Category Archives: calculus

A Bonus Question on Convergent Series

Occasionally when teaching the sequences and series material in second-semester calculus I’ve included the following question as a bonus: Question: Suppose  is absolutely convergent.  Does that imply anything about the convergence of ? The answer is that converges.  I’m going … Continue reading

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An arcsecant/arctangent integral

Recently in my integral calculus class I assigned the problem of evaluating . I intended for the students to recognize the integrand as similar to the derivative of arcsecant: This leads to the substitution , with .  The original integral then … Continue reading

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Vandermonde’s Identity from the Generalized Product Rule

Vandermonde’s Identity, is one of the more famous identities involving the binomial coefficients.  A standard way to prove it is with the following combinatorial argument. How many ways are there to choose a committee of size r from a group of n men … Continue reading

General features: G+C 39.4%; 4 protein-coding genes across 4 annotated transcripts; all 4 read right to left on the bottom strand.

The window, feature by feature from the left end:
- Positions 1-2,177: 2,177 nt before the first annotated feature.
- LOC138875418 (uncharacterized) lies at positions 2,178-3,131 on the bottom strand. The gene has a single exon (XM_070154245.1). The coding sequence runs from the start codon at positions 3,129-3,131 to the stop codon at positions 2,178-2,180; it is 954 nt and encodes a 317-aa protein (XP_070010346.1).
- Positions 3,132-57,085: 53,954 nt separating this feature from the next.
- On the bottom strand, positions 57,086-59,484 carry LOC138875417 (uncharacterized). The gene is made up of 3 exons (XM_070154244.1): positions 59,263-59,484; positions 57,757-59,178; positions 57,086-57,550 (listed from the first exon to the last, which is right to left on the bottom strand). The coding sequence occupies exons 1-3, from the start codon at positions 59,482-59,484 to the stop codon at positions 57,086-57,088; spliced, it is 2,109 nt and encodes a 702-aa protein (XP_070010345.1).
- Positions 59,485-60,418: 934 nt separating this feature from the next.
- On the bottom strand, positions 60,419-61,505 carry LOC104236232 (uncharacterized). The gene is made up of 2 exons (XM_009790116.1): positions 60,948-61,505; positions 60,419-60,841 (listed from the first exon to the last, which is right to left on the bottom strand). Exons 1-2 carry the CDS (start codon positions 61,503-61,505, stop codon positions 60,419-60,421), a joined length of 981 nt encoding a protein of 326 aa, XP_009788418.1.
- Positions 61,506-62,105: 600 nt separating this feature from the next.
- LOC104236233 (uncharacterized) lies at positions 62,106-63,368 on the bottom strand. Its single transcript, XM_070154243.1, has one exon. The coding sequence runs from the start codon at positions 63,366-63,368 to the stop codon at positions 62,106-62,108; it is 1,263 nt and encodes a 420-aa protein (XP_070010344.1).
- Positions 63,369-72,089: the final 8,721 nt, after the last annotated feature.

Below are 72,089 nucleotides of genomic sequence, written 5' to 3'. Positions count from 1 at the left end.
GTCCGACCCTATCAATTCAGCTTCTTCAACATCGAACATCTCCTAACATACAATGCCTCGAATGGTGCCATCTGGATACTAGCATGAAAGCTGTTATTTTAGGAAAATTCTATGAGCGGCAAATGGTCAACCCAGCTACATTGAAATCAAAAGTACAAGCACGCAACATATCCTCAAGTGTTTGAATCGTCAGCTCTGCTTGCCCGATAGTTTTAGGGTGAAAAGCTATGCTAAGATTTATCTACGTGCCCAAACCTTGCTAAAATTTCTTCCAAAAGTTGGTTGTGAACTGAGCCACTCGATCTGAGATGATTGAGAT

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A Simple Proof That the p-Series Converges for p > 1

Proving that the p-series converges for is a standard exercise in second-semester calculus.  It’s also an important property to know when establishing the convergence of other series via a comparison test.  The usual way I do this in class is with the … Continue reading

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Euler Sums, Part I

Sums of the form , where (i.e., the nth harmonic number of order p) are sometimes called Euler sums.  There are a large number of interesting ways to evaluate these Euler sums, such as converting them to integrals, applying complex analysis, … Continue reading

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The Product and Quotient Rules for Differential Calculus

A couple of weeks ago one of my senior colleagues subbed for me on the day we discussed the product and quotient rules for differential calculus.  Afterwards he told me that he had never seen the way that I introduced … Continue reading

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The Integral of Secant

My first question on math.SE asked for different ways to evaluate .  This post will discuss my original method for evaluating , the method in my favorite answer from the math.SE question, and why the two are equivalent (even though they … Continue reading

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